Data Size – LEN() vs DATALENGTH()

How long in your data?
How long is your data?

How long is your data?

 

No. It isn’t just the way you use your data that counts, the data size counts too

Ok, let’s get talk a little about some SQL Server basics. Specifically a couple of useful T-SQL functions.

Let’s talk about determining the ‘size’ of your data in a field.

There are 2 functions in SQL Server to help with this.

LEN() & DATALENGTH()

You may think these are interchangeable, but be aware that they are not. The first, LEN(),  is used to measure the length of the data in a field.

DATALENGTH() is used to determine just how much space the data takes up in the database.

 

Len()

The easiest way to remember how LEN() works is with the following phrase:

‘When I, as a human, want to see the data, how many characters does this data take up?’

Now, there is a catch to eh LEN() function. It does count all the characters, but if you have empty space characters at the end of your string, they are not counted.

This can lead you to believe a field is storing just as you expect, but in actuality it could be padded out with extra spaces that LEN() isn’t catching.

This may be why you are not matching your query strings all the time.

[icon_box icon=”lightbulb-o” title=”What about using RTRIM() and LTRIM()”] LTRIM() and RTRIM() are 2 functions within SQL Server than can be used to trim leading (LTRIM()) and trailing (RTRIM()) empty space characters from a field. They only remove space characters though, so if there is some other strange character in the field that does not display, like a carriage return, you may still get incorrect matches. [/icon_box]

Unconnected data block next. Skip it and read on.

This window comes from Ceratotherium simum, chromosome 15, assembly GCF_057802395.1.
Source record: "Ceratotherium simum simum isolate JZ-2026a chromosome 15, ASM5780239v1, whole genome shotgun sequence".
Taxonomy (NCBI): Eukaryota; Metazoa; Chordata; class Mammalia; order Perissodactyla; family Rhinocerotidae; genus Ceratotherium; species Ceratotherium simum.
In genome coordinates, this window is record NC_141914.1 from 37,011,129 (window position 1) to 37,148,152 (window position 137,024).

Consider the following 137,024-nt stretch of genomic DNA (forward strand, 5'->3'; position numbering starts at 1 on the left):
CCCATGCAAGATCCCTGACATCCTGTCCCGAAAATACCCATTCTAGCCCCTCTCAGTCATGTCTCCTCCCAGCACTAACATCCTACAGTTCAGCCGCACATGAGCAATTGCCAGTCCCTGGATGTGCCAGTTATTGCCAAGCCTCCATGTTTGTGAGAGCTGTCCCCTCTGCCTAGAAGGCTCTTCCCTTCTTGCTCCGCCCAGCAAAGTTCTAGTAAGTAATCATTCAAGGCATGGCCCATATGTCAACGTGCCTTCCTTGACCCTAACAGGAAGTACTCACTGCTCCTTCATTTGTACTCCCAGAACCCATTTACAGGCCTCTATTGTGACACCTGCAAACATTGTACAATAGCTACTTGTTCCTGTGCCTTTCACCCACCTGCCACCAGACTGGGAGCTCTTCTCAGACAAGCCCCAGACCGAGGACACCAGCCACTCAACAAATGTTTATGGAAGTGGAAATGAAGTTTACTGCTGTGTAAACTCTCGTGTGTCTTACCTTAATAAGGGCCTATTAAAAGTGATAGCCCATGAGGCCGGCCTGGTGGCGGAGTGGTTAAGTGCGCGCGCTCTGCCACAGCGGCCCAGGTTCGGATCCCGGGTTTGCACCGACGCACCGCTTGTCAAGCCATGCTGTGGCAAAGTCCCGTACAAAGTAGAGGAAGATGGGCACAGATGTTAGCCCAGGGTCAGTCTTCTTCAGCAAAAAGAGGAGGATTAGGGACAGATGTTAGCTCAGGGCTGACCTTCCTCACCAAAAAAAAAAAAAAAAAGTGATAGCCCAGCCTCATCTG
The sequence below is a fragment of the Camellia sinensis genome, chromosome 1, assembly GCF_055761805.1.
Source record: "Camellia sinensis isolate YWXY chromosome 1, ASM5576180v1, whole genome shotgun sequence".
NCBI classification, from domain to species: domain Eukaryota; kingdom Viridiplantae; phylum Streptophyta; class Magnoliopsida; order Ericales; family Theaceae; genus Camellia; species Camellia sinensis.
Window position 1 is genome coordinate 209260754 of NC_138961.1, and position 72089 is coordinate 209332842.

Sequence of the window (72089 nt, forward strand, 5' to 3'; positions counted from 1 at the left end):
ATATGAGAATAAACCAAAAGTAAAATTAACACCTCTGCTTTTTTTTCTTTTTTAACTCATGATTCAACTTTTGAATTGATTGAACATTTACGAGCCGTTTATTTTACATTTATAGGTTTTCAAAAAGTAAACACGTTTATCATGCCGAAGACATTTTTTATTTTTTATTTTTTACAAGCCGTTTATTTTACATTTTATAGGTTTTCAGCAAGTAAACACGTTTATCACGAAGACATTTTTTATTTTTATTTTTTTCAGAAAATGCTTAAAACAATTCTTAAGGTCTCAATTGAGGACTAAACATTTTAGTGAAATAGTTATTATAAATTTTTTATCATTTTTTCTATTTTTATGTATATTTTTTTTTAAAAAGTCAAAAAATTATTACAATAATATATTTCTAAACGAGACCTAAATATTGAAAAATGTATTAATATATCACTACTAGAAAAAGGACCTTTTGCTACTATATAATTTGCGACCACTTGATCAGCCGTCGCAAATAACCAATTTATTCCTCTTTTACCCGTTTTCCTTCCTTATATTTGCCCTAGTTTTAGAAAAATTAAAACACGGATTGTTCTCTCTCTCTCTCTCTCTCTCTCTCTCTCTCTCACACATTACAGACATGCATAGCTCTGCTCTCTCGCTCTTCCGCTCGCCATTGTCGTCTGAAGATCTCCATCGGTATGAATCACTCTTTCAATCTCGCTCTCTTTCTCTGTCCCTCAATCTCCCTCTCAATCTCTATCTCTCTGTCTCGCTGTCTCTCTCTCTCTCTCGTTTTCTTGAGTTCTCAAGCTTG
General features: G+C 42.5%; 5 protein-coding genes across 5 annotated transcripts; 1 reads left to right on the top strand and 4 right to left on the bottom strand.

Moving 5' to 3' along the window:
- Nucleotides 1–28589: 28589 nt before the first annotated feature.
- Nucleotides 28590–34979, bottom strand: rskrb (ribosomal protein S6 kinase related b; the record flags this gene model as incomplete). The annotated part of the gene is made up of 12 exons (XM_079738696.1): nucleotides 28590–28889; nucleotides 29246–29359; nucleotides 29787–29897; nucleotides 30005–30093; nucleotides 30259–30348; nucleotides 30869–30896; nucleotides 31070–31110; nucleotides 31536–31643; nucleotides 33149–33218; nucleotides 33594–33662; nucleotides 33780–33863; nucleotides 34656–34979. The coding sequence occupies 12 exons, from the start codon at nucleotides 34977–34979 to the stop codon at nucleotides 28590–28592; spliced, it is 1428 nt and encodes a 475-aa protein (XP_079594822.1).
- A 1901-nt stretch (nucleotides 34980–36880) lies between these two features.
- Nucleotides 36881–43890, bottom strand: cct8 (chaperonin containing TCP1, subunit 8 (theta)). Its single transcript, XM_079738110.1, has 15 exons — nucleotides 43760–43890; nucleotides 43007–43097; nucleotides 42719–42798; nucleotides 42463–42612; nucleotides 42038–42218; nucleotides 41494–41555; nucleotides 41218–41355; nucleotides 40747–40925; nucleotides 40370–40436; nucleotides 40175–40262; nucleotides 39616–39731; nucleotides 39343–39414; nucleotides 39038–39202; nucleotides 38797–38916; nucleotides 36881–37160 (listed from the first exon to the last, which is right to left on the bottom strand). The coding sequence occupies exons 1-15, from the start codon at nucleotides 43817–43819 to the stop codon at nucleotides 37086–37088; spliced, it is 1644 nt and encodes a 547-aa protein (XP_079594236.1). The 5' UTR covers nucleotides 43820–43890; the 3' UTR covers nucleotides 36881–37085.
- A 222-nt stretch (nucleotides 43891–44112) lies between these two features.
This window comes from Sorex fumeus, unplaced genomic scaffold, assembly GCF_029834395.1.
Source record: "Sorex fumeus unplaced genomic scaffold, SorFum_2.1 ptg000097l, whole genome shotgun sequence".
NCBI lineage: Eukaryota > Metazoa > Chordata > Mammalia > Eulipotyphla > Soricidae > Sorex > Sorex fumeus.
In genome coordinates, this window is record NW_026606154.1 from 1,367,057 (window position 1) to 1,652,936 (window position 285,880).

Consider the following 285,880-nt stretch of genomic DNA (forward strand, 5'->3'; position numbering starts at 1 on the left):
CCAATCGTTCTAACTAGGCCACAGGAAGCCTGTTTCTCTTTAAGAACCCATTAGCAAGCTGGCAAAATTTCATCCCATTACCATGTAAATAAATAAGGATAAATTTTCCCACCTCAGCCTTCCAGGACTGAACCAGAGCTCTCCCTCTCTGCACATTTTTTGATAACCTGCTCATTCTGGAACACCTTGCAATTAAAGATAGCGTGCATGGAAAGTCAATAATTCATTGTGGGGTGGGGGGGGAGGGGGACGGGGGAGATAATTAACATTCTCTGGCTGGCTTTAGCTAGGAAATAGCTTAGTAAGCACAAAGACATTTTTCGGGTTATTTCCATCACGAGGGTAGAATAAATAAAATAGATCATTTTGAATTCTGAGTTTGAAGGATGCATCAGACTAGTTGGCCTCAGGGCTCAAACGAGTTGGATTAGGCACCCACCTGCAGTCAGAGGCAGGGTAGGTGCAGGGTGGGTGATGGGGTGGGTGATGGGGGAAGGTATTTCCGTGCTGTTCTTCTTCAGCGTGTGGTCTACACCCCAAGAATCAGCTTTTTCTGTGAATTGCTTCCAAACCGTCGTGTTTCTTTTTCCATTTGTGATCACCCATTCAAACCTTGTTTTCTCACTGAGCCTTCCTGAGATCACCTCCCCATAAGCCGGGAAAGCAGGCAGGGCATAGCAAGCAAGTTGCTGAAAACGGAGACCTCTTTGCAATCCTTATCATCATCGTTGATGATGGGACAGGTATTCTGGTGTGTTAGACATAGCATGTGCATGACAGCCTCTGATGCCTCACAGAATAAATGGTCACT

DATALENGTH()

DATALENGTH()’s phrase to remember it is a little different:

“How much space to I need to store this data in the database, even the parts I can’t see?”

The DATALENGTH() function looks at the data you have and returns the amount of space being used to store that piece of data.

There are some times with varchar, that this value will match up with the LEN() value returned, but that is not always the case.

DATALENGTH() does not ignore empty space, or padding, or special characters. It is a measure of truly how much space is being used.

It is a great way to see if there are hidden characters in a string you may not catch with LEN().

 

I have a very simple script here that you can use to play with these 2 functions and have fun checking out the results.

If you ran the above script (Check it yourself before you run any script you get online!) you would have seen some fun results. Things like how a NVarchar field takes up twice as much space and characters present. This is because storing Unicode values takes more space. You would also have seen that a numeric value stored in a a numeric datatype can also have the LEN() and DATALENGTH() functions applied to them.

You can play some more with the various data types and see how the result change.

You can get more detailed information about the data types that SQL Server supports here: https://msdn.microsoft.com/en-us/library/ms187752.aspx

 

[divider_top][icon_box icon=”users” title=”Who is Chris Bell?”]

Chris Bell, SQL Server MVP, MCSE & MCITP, is a 20 year veteran of using Microsoft products & SQL Server to create solutions for businesses, organizations and individuals. Chris speaks, blogs, writes articles and makes media of all kinds regarding SQL Server at WaterOxConsulting.com. Chris is also the founder of WaterOx Consulting, Inc. which features SQL Server consulting services along with the destination location week-long training series: SQL Summer Camp.